Chinese Medicine, 2011, 2, 20-28
doi:10.4236/cm.2011.21004 Published Online March 2011 (
Copyright © 2011 SciRes . CM
Development and Validation of an HPLC Method for
Simultaneous Determination of Nine Active Components
in ‘Da-Chai-Hu-Tang’
Lingli Zheng, Deshi Dong*
The First Affiliated Hospital, Dalian Medical University, Dalian, China
Received December 21, 201 0; revised January 25, 2011; accepted February 2, 2011
In this study, a simple, reliable and accurate method for the simultaneous separation and determination of
naringin, hesperidin, neohesperidin, baicalin, wogonoside, baicalein, wogonin, emodin and chrysophanol in
‘Da-Chai-Hu-Tang’ was developed by reverse-phase high-performance liquid chromatography (RP-HPLC).
The chromatographic separation was performed on an Agilent ZORBAX C18 column (250 mm × 4.6 mm
i.d., 5.0 μm), and the mobile phase composed of methanol and water containing 1% (v/v) acetic acid was
used to elute the targets in a gradient elution mode. The flow rate and detection wavelength were set at 0.8
ml/min and 280 nm, respectively. All calibration curves of the nine components expressed good linearities
(r2 0.9992) within the tested ranges. The RSD values demonstrated the intra- and inter-day precisions were
less than 2.89%, and the recoveries of the investigated compounds were between 96.22% and 105.28%. The
proposed method is simple, precise, specific, sensitive, and successfully applied to determine the nine marker
compounds in ‘Da-Chai-Hu-Tang’ for quality control.
Keywords: High-Performance Liquid Chromatography, ‘Da-Chai-Hu-Tang’, Tradi tional Ch ine se Med icin e,
Multiple Compounds Determination
1. Introduction
Traditional Chinese medicines (TCMs), especially in
China, have played an important role in clinical therapy,
and been widely used for the prevention and treatment
various diseases because of its high effectiveness and
low toxicit y for thousands of years [1,2].
Generally, herbal medicines are used in combinations
to afford a formula composed of several single herbs.
Combining the herbs together and boiled in solvent can
make different preparations, and multiple constituents
are usually responsible for the therapeutic effects by
synergistic or antagonistic interactions. Each herb has its
own bioactivities, but when many herbs are combined,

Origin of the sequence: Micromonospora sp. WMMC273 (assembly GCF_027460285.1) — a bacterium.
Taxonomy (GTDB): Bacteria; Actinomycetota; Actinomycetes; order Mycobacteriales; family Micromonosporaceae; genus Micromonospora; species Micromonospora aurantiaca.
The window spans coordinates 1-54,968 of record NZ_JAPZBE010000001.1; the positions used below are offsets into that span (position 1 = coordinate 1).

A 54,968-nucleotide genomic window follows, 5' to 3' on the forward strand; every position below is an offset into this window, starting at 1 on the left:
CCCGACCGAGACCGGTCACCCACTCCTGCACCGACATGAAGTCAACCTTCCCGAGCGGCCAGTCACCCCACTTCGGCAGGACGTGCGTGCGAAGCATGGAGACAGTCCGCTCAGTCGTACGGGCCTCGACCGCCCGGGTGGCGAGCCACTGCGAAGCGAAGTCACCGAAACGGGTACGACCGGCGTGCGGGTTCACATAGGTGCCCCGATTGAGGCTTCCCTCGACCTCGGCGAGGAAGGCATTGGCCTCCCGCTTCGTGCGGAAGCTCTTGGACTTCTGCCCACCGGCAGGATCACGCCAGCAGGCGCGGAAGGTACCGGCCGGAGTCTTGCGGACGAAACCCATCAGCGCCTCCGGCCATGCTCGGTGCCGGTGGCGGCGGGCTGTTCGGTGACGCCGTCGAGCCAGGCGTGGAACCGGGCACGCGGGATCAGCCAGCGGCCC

there may be changes of active components, especially in
their contents. Moreover, some TCMs have been widely
administrated directly after boiling with water without
any quality assessment in some areas of China, which
may produce some side effects and influence the activi-
ties of herbal products because of different herbs from
different regions with different contents of active com-
pounds. That is why the quality of TCMs is very critical
important for affording the efficiency and avoiding the
toxicity. Thus, sensitive and reliable holistic analytical
approach is necessary.
Mostly, single marker compound is analyzed to eva-
luate the quality of T CMs [3] , which is simple but cannot
totally demonstrate the quality of herbal prescriptions.
Then, multiple components analysis (MCA) method has
been developed, which can simultaneously evaluate
many active compounds from different herbs and has
been widely used for the quality control of TCMs [4-6].
In the process of component determination, analytical
methods and technologies are essential. Up to date, two
kinds of chromatographic techniques, high-performance
liquid chro matography (HPLC) and HPLC-mass spectro-
metry (HPLC-MS), have been used more and more fre-
quentl y for the quality control of various kinds of herbal
medicines [7-9]. The former, has been universally used
as a convenient and sensitive method because of its con-
venience, precision, cheapness, sensitivity and reprodu-
cibility [10]. The later, can screen the chemical constitu-
Copyright © 2011 SciRes . CM
ents high-throughput in TCMs, especially those trace
components which are difficult for analysis by conven-
tional methods. Hence, HPLC-MS is a powerful tool for
its high level of sensiti vity a nd selectiv it y, but t he exp en-
sive running cost violates its application in routine anal-
ysis. Thus, in this paper, HPLC method was established
to achieve quality control.
The Chinese for mular ‘Da-Chai-Hu-Tang’ ( DCHT), is
a botanical drug and composed of Radix bupleuri, Fruc-
tus aurantii immatur us, Rhizo ma zingiber is rece ns, Radi x
scutellariae, Radix paeoniae alba, Rhizoma pinelli and
Fructus jujubae. Because of its therapeutic effectiveness
and few side effects, DCHT has been widely used to treat
acute cholecystitis, cholelithiasis, pancreatitis and ap-
pendicitis in China [11]. By now, pharmacological re-
search has demonstrated that it also shows a good effect
in inhibition atherosclerosi s and fatty liver [12,13].
In this decoction, there are several compounds with
significant pharmacological effects, such as flavonoids
including naringin and hesperidin from F. aurantii im-
maturus [14-18], baicalin and wogonoside from R. scut-
ellariae [19-24], and anthraquinones including emodin
and chrysophanol from R. paeoniae alba [25-29], etc.
Thus, selection of these marker compounds for totally
quality research of DH CT is critical important. But there
have no papers reported for simultaneous determination
of the nine marker compounds i n DHCT for q ualit y con-
trol through a literature search as far as we known.
The aim of the present paper was to establish a simple,
efficient and sensitive method for simultaneous analysis
of nine marker compounds i ncluding naringin, hesperi din,